Jay Estate, Rye, NY

Public-Private Partnership Brings New Hope to the Jay Estate

Photo courtesy Rick Darke
Photo courtesy Rick Darke -


The future of the Jay Estate has improved considerably due to a newly announced public-private partnership that will be responsible for the restoration and long-term management of the landmark property. This is a stark contrast from two years earlier when TCLF became the first national organization to recognize the site’s precarious state and listed it on Landslide.

In May 2010, the Jay Heritage Center filed a Notice of Claim against Westchester County demanding the County redress extensive damage to the site over a nearly two decade period. This followed numerous appeals by the JHC and its supporters, including descendants of John Jay, to halt destructive management and maintenance practices, including the dumping of contaminants and debris. In particular, the dumping, which violated the County’s own regulations, had created a significant public nuisance. Through the leadership and perseverance of the Jay Heritage Center board and its director Suzanne Clary, the situation today is markedly improved.

Jay Estate Press Conference

October 2012 Press Conference announcing the partnership
In a news conference at the historic site, Westchester County Executive Robert P. Astorino outlined details of a new license agreement that will, according to a press release, “transfer oversight for the upkeep of the property and investment in significant capital infrastructure to the Jay Heritage Center, which will raise funds as a private 501 (c)3 and also apply for grants. Tax deductible donations from individuals and corporations will be accepted to help restore the historic meadow, the gardens, the apple orchards and rehabilitate historic structures for public educational uses as lecture halls, classical music spaces and art galleries.”  Astorino was joined by Rye City Mayor Doug French and Suzanne Clary, President of the Jay Heritage Center, as well as New York State Parks Deputy Commissioner Tom Alworth to announce the agreement, which must be approved by the county’s Parks Board, the Board of Acquisition and Contract, and the State Comptroller’s Office. 

Jay Heritage Center President Suzanne Clary, who is also a TCLF Board Member, said: “This is an unparalleled opportunity for us to restore one of America’s greatest landscapes and open it to the public at a time when families are looking for places of beauty and history to inform and inspire their daily lives.”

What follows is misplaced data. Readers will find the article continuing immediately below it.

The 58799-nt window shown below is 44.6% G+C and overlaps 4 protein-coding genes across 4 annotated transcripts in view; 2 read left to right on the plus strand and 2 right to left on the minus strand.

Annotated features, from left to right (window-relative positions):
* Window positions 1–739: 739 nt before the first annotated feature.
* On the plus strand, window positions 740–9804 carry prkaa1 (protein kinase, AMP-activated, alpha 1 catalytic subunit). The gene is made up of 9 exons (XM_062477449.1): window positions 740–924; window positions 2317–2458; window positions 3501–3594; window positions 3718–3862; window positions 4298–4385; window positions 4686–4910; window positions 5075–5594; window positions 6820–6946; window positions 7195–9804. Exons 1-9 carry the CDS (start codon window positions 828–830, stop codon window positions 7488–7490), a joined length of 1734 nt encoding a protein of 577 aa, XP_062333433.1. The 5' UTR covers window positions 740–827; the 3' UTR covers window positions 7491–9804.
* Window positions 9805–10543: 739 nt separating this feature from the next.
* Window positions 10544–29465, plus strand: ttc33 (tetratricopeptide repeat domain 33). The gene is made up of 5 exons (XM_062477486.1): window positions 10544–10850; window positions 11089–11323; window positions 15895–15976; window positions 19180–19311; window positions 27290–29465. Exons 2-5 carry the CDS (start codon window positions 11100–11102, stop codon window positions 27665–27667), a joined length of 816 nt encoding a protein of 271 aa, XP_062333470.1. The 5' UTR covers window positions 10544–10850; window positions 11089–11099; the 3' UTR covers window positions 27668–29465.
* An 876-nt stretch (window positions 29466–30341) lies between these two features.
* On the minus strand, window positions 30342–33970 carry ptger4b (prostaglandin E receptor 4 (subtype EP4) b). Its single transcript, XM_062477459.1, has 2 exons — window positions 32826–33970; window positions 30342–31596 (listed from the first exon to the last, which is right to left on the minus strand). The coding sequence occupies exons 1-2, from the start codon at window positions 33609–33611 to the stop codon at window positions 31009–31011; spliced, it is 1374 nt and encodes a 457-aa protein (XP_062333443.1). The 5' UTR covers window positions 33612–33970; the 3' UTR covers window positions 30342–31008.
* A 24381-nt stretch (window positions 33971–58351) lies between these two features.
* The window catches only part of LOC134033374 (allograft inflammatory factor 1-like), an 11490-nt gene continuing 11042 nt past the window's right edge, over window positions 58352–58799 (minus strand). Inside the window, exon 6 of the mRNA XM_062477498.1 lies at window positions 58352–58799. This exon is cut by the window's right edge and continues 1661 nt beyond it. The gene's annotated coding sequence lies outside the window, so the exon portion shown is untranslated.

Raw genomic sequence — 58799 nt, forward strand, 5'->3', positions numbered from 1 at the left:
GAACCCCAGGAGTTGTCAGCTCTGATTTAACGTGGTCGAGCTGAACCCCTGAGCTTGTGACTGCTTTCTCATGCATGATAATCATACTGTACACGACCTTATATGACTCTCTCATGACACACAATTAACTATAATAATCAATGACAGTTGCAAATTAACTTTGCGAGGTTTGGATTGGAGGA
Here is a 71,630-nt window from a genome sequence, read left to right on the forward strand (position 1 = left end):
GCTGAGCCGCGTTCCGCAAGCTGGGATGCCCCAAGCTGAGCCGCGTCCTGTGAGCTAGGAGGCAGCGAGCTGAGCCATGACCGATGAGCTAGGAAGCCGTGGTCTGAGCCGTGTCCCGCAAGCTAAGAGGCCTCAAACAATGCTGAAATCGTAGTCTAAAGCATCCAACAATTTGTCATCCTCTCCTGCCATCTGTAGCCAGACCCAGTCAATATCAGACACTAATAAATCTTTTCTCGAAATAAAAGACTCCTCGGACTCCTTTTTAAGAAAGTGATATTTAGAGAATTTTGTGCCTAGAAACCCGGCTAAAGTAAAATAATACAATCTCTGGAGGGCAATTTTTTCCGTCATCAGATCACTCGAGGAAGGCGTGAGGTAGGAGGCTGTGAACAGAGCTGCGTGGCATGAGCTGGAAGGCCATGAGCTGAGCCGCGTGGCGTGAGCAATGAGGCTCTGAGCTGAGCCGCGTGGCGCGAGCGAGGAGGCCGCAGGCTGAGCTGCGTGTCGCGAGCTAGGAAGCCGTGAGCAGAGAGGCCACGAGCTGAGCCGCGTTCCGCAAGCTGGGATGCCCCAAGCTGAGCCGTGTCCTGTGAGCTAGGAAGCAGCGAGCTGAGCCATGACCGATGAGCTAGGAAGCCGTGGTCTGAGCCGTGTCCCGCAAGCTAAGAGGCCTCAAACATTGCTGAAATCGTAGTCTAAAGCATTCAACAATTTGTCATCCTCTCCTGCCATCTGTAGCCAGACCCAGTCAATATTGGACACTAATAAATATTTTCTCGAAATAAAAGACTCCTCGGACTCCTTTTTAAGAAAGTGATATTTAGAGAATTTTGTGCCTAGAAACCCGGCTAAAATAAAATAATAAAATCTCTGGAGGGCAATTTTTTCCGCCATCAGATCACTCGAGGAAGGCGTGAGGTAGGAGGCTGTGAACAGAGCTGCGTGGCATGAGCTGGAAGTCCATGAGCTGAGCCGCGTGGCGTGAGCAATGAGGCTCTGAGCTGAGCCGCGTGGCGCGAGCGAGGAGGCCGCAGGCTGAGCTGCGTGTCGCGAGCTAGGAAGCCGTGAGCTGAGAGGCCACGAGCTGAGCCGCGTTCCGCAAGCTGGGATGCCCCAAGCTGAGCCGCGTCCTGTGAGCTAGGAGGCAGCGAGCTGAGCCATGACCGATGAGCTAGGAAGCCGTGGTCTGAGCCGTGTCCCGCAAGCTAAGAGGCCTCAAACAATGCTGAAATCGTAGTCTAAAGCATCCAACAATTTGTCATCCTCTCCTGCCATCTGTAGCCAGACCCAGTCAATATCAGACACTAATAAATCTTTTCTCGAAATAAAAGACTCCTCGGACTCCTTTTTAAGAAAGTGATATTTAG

Deputy Commissioner Alworth noted, “Partnership agreements such as this one have been highly successful in enhancing the quality of parks and historic sites for the visiting public. The Jay Heritage Center has done an impressive job restoring the historic house, and I’m confident they will continue their excellent stewardship of the site. This public-private partnership will ensure the John Jay property remains a valued recreational and cultural resource for Westchester residents and visitors alike.”

Bridging the Nature-Culture Divide Conference

Bridging the Nature-Culture Divide Conference, June 2011
The Jay property is located adjacent to the county’s Marshlands Conservancy. The county and the state jointly own 21.5 acres of the site; the Jay Heritage Center owns the other 1.5-acre parcel, which contains the 1838 Jay House, built by Jay’s son on the site where his father grew up.  The most prominent feature of this landscape is an expansive, ¾-mile long meadow with views to Long Island Sound - this is believed to be the oldest man-managed meadow on record in New York State.  A “let nature takes its course” management philosophy led to the meadow becoming overgrown with invasive plants. To address the condition of the estate and adjacent meadow, in June 2011 the Jay estate hosted TCLF’s first Bridging the Nature-Culture Divide conference that addressed the joint stewardship of the Jay site and the adjacent Marshlands Conservancy.

In an email on October 11, Clary said: "Our vision for the Jay landscape was informed by many experts and advocates. Foremost among these was The Cultural Landscape Foundation which helped us articulate the challenge of bridging a seemingly inflexible nature-culture divide and then brought in no less than six authorities to weigh in on a sustainable trajectory. Their insight and expertise will continue to guide us moving forward."

The Jay Property was designated a National Historic Landmark in 1993 as part of the Boston Post Road Historic District. It was also named to the Westchester County African American Heritage Trail in 2004. Most recently in 2009, it became 1 of only 100 Congressionally funded sites in the Hudson River Valley National Heritage Area based on the importance of its architecture, its landscape and themes of freedom and dignity that its 10,000-year-old history embodies.

TCLF congratulates Suzanne Clary, the board of the Jay Heritage Center along with Westchester County Executive Robert P. Astorino and the many other officials who put together a model example for management of an important cultural landscape.